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Chambers County Sees Drop In Meth Production

 Over the past two years, the manufacture and sale of methamphetamines in Chambers County has significantly declined, thanks in part to state legislation and anti-meth programs that have aided law enforcement agencies.

 A press conference was held this past Thursday by local law enforcement officials to highlight the progress made in the fight against meth in the county. Chambers County Sheriff Sid Lockhart, along with District Attorney Chief Assistant Damon Lewis, Valley Police Chief Tommy Weldon, LaFayette Police Chief Kenneth Vines, Lanett Police Chief Angie Spates, Drug Task Force Project Director Lt. Robert Chambers and Drug Task Force Commander Johnny Wood, were on hand to discuss the Alabama anti-meth legislation that is considered some of the toughest against the drug in the nation.

In 2012, the state passed comprehensive legislation designed to assist law enforcement in the battle against meth, as well as reduce the sales of precursor ingredients to individuals who purchase them with the explicit purpose of manufacturing illegal substances, a practice referred to as “smurfing.”

Since that time Chambers County law enforcement officials have been able to dramatically reduce the manufacture of the drug. The results are evident in the numbers. Lt. Chambers said that in 2011 the Drug Task Force busted 88 meth labs, that number decreased to 40 in 2012, then to four in 2013. So far this year, the Task Force has busted just one lab in the county. As a result, meth use has also declined. “Before these laws were passed in 2012 Chambers County made over 120 meth-related arrests,” Chambers said. “This year, we have made only 13 arrests.”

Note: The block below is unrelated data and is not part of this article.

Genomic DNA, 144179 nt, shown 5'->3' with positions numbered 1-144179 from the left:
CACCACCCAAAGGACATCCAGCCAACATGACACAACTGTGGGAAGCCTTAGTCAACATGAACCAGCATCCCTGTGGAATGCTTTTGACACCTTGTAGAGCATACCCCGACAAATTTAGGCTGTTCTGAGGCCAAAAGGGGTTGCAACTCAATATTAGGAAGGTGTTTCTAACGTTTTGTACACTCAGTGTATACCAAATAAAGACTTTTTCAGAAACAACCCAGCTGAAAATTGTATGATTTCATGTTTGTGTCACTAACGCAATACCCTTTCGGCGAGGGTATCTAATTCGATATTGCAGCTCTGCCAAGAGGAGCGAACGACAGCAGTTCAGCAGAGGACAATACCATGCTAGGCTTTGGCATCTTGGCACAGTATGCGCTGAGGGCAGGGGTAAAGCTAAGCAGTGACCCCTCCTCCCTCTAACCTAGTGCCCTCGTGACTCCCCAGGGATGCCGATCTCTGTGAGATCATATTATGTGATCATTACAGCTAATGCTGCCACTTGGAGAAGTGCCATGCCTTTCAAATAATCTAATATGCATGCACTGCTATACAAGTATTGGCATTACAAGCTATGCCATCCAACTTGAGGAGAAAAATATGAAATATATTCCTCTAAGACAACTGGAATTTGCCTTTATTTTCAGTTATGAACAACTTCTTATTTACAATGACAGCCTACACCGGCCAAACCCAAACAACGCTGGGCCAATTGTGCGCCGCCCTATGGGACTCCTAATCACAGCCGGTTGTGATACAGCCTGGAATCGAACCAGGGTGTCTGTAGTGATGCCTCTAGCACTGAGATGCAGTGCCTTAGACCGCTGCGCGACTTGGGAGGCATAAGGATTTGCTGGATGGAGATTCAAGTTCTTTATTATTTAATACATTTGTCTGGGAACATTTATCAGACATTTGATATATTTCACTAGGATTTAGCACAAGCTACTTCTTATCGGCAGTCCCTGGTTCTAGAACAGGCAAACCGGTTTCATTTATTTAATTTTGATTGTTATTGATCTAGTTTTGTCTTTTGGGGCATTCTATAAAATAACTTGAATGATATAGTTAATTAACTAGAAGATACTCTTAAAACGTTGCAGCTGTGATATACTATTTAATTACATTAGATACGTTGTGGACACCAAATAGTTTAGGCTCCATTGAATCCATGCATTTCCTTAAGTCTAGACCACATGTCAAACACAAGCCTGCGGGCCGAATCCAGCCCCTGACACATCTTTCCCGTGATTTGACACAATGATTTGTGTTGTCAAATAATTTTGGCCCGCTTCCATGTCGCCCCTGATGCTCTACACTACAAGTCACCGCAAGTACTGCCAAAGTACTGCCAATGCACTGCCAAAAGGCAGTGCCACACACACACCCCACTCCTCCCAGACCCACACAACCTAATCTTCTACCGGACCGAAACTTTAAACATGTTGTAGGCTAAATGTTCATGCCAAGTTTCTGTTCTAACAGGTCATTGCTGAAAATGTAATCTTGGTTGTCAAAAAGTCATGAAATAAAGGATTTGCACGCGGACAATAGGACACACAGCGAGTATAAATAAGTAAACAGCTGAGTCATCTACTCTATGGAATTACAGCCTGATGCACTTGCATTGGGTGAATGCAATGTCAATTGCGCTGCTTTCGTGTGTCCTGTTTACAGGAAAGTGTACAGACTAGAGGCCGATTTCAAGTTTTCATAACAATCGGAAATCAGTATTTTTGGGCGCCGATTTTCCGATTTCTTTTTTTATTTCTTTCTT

“Alabama is leading the nation through our efforts to prevent meth production and use in our communities,” Lockhart said. “In Chambers County we have made tremendous progress. All the men and women in law enforcement in Chambers County and the surrounding counties have worked extensively to ensure that this dangerous drug is being eradicated and kept out of our communities.”

Lt. Chambers said that the new laws have made “smurfing’ a felony and that had greatly aided in the fight. He also credited the national NPLEx reporting system. “This system tracks the sale of pseudoephedrine (PSE), which requires a government issued photo ID, and will block a sale if someone has exceeded their daily or monthly allowable limit,” he said.

Last year, the NPLEx system blocked 84 purchases in Chambers County. “By using the NPLEx system, we’ve been able to keep a close eye on known drug dealers and restrict certain types of criminal activity,” Lockhart said. “This tool allows us to more effectively keep precursor ingredients out of the hands of people who intend to use them for illegal purposes. It also allows us to closely monitor anyone who might be buying, or attempting to purchase, PSE under suspicious conditions.”

Lewis outlined some of the components of the anti-meth legislation and how they have helped in the fight against it. He said PSE must now be kept behind the counter and can only be sold by a licensed pharmacist, or a technician directly under the pharmacist’s supervision. Alabama allows a monthly purchase amount of 7.5 grams, down from 9.0 grams, and lower than the federal limit. Under the new law, only a valid, non-suspended driver’s license, non-drivers ID, valid Military ID, or valid passport will be acceptable forms of ID for anyone looking to purchase PSE products.

The new laws also increase penalties. “Any person convicted of certain enumerated drug offenses, whether they have a prescription or not, would be blocked for any purchase of PSE in Alabama for up to 7 to 10 years,” Lewis said.

The new law also requires anyone traveling to Alabama with, for example, a Mississippi ID, to have a valid prescription in order to purchase PSE at an Alabama pharmacy.

Chief Weldon noted that the decrease in the number of local meth labs has saved taxpayers money, which in the past had been used to investigate and clean up labs. He stressed that clean up can be costly and very dangerous.

While the numbers are impressive, officials said that drug use continues to be a problem in the county. Weldon said that a lot of times, meth users would go back to other drugs such as cocaine. Chambers added that while local meth production is down, the drug coming over from Georgia continues to be a problem.

“The increase of imported meth suggests that Alabama’s laws are working,” added Lockhart.